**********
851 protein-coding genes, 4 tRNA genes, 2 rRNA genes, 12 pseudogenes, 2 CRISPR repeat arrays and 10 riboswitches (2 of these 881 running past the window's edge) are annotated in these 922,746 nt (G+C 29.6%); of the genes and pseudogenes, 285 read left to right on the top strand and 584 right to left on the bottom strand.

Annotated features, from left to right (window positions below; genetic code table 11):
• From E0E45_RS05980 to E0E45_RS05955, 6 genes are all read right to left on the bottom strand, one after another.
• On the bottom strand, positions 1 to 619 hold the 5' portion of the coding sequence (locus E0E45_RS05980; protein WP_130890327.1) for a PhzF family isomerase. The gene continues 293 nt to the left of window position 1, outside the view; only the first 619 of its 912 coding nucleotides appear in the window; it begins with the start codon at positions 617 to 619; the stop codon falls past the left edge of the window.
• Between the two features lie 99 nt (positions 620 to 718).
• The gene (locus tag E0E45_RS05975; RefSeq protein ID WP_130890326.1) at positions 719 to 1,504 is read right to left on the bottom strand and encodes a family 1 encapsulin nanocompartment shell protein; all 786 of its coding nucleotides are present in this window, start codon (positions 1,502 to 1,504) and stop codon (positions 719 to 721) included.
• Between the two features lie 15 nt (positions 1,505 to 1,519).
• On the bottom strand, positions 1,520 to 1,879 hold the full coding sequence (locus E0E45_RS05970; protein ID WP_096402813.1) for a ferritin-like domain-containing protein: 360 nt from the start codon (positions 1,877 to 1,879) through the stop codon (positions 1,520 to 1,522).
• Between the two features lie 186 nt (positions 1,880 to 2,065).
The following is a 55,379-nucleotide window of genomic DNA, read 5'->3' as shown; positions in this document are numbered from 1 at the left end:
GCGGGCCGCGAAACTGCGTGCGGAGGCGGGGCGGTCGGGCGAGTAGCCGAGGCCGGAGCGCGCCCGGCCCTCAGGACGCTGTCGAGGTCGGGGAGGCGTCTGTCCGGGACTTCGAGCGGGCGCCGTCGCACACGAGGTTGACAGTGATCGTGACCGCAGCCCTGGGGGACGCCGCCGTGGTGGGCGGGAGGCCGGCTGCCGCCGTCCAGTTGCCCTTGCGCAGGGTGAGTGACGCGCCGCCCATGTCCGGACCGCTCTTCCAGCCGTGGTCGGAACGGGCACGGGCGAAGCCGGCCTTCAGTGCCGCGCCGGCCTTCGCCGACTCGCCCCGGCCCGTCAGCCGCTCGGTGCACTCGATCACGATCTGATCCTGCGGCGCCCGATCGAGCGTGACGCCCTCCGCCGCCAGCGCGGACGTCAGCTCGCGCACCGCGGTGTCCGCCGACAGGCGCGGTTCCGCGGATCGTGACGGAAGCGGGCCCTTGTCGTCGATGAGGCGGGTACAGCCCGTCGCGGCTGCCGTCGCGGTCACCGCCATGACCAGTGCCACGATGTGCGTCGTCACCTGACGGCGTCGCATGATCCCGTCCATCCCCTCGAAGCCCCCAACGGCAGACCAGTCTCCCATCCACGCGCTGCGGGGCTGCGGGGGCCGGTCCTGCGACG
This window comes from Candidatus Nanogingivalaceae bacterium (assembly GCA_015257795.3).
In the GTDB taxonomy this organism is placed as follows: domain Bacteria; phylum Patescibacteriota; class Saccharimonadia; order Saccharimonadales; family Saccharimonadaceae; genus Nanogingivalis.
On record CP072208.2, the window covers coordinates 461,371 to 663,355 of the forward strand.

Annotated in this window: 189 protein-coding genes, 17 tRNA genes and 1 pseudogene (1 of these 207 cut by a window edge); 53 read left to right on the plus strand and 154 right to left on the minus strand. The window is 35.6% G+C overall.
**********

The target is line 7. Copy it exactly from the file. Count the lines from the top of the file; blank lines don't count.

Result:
• Between the two features lie 15 nt (positions 1,505 to 1,519).